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Barrett Blogs

Mina Kimes, Bruce Gilbert, Mitch Rosen, and Stacey Kauffman Join the 2023 BSM Summit

“By the time we get to March, we should have somewhere between 40-60 participants involved in the conference.”

Jason Barrett

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The 2023 BSM Summit is returning to Los Angeles on March 21-22, 2023, live from the Founders Club at the Galen Center at the campus of the University of Southern California. Information on tickets and hotel rooms can be found at BSMSummit.com.

We’ve previously announced sixteen participants for our upcoming show, and I’m excited today to confirm the additions of four more more smart, successful professionals to be part of the event. Before I do that, I’d like to thank The Volume for signing on as our Badge sponsor, the Motor Racing Network for securing the gift bag sponsorship, and Bonneville International for coming on board as a Session sponsor. We do have some opportunities available but things are moving fast this year, so if you’re interested in being involved, email Stephanie Eads at Sales@BarrettSportsMedia.com.

Now let’s talk about a few of the speaker additions for the show.

First, I am thrilled to welcome ESPN’s Mina Kimes to the Summit for her first appearance. Mina and I had the pleasure recently of connecting on a podcast (go listen to it) and I’ve been a fan of her work for years. Her intellect, wit, football acumen, and likeability have served her well on television, podcasts, and in print. She’s excelled as an analyst on NFL Live and Rams preseason football games, as a former host of the ESPN Daily podcast, and her appearances on Around The Horn and previously on Highly Questionable and the Dan Le Batard Show were always entertaining. I’m looking forward to having Mina join FS1’s Joy Taylor and ESPN LA 710 PD Amanda Brown for an insightful conversation about the industry.

Next is another newcomer. I’m looking forward to having Audacy San Francisco and Sacramento Regional Vice President Stacey Kauffman in the building for our 2023 show. In addition to overseeing a number of music brands, Stacey also oversees a dominant news/talk outlet, and two sports radio brands. Among them are my former station 95.7 The Game in San Francisco, and ESPN 1320 in Sacramento. I’m looking forward to having her participate in our GM panel with Good Karma’s Sam Pines, iHeart’s Don Martin, and led by Bonneville’s Executive Vice President Scott Sutherland.

From there, it’s time to welcome back two of the sharpest sports radio minds in the business. Bruce Gilbert is the SVP of Sports for Westwood One and Cumulus Media. He’s seen and done it all on the local and national level and anytime he’s in the room to share his programming knowledge with attendees, everyone leaves the room smarter. I’m anticipating another great conversation on the state of sports radio, which FOX Sports Radio VP of programming Scott Shapiro will be a part of.

Another student of the game and one of the top programmers in the format today is 670 The Score in Chicago PD, Mitch Rosen. The former Mark Chernoff Award recipient and recently appointed VP of the BetQL Network juggles managing a top 3 market sports brand while being charged with moving an emerging sports betting network forward. Count on Mr. Rosen to offer his insights and opinions during another of our branding and programming discussions.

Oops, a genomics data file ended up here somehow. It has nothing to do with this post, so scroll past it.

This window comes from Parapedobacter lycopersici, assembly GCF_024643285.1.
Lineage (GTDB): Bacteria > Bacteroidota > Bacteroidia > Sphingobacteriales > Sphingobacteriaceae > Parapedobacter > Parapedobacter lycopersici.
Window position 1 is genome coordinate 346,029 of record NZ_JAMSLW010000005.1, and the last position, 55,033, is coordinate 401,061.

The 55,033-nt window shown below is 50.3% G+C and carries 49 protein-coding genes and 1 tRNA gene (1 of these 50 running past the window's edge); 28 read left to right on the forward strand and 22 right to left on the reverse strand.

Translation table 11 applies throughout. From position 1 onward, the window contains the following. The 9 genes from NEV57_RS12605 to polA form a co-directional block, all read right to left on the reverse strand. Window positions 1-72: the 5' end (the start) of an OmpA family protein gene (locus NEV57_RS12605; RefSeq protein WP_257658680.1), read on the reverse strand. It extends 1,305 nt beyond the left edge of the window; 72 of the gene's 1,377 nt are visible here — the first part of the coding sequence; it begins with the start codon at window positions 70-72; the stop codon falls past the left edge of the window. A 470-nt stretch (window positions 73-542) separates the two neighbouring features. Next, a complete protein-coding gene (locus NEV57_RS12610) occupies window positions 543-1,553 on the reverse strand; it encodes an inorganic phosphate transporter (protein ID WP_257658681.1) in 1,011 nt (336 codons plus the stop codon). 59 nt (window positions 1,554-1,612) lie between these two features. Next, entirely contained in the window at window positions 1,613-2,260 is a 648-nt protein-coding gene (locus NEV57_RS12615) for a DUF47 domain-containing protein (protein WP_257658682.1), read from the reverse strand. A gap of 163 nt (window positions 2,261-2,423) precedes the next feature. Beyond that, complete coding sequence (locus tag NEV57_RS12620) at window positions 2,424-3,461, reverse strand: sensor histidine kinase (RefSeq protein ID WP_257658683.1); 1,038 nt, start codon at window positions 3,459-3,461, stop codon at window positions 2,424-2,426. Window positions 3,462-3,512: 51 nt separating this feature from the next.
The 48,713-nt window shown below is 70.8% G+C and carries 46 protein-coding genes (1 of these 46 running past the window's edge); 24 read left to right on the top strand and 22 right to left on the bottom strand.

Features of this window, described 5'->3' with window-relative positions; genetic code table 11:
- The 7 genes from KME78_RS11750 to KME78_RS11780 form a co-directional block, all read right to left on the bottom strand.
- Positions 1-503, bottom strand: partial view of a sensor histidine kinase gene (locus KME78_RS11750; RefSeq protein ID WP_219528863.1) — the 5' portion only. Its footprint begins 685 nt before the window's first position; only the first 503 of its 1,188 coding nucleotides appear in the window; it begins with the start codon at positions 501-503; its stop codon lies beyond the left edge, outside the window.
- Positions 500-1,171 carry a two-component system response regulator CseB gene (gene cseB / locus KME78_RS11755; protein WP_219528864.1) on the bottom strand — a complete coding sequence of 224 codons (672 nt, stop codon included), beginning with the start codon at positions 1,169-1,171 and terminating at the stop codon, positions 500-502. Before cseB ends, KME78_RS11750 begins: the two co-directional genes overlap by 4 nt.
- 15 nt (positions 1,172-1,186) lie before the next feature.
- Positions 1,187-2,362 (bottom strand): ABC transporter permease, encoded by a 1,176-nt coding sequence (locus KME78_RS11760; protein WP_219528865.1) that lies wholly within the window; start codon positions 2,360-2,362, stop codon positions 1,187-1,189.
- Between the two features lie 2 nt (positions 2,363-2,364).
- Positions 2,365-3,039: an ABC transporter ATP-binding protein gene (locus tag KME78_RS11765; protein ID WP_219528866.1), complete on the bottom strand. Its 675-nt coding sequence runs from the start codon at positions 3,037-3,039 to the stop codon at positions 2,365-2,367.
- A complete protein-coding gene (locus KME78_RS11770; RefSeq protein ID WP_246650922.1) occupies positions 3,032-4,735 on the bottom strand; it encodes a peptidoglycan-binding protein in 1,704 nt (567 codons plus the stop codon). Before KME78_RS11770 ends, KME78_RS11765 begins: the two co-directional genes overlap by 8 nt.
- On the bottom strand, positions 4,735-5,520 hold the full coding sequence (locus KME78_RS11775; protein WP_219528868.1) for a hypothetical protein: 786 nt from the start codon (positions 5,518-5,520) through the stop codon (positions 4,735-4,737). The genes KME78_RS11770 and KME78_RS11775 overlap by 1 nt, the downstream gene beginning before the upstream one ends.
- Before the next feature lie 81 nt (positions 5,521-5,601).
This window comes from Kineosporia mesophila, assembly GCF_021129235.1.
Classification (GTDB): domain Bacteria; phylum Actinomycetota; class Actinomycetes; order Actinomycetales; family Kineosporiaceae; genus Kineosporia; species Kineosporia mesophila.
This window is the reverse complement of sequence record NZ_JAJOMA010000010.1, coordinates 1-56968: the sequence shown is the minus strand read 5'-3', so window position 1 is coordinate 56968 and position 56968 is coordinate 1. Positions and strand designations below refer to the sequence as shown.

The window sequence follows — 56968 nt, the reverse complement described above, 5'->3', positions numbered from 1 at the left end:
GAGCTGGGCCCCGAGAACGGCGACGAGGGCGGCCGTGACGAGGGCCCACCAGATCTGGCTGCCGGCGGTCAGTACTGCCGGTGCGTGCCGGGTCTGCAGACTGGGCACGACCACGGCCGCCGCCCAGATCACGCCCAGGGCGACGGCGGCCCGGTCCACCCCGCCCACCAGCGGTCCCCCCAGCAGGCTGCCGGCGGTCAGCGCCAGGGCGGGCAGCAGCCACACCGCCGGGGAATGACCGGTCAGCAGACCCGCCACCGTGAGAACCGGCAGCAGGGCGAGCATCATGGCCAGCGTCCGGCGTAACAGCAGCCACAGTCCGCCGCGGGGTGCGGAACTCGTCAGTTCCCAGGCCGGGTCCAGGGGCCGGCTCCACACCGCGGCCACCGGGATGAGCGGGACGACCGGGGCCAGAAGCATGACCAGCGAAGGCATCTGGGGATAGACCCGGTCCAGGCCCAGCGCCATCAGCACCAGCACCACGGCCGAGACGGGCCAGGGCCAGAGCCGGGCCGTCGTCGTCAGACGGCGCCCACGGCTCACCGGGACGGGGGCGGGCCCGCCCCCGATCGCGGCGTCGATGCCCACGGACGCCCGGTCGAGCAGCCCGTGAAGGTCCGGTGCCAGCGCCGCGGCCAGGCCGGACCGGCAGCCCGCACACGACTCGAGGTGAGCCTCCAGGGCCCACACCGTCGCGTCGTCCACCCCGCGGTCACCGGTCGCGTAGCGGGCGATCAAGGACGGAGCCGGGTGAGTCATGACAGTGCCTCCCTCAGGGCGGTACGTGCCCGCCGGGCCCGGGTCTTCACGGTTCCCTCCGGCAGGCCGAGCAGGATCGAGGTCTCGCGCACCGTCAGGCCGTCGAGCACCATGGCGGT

By the time we get to March, we should have somewhere between 40-60 participants involved in the conference. My focus now is on finalizing our business and digital sessions, research, tech and sports betting panels, securing our locations and sponsorships for the After Party and Kickoff Party, plus working out the details for a few high-profile executive appearances and a couple of surprises.

For those looking to attend and save a few dollars on tickets, we’ll be holding a special Black Friday Sale this Friday November 25th. Just log on to BSMSummit.com that day to save $50 on individual tickets. In addition, thanks to the generosity of voice talent extraordinaire Steve Kamer, we’ll be giving away 10 tickets leading up to the conference. Stay tuned for details on the giveaway in the months ahead.

Still to come is an announcement about our special ticket rate for college students looking to attend the show and learn. We also do an annual contest for college kids to attend the event for free which I’m hoping to have ready in the next few weeks. It’s also likely we’ll give away a few tickets to industry professionals leading up to Christmas, so keep an eye out.

If you work in the sports media industry and value making connections, celebrating those who create an impact, and learning about the business from folks who have experienced success, failure, and everything in between, the Summit is worth your time. I’m excited to have Mina, Bruce, Mitch and Stacey join us for the show, and look forward to spending a few days with the industry’s best and brightest this March! Hope to see you there.

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Barrett Blogs

Barrett Media is Making Changes To Better Serve Our Sports and News Media Readers

“We had the right plan of attack in 2020, but poor timing. So we’re learning from the past and adjusting for the future.”

Jason Barrett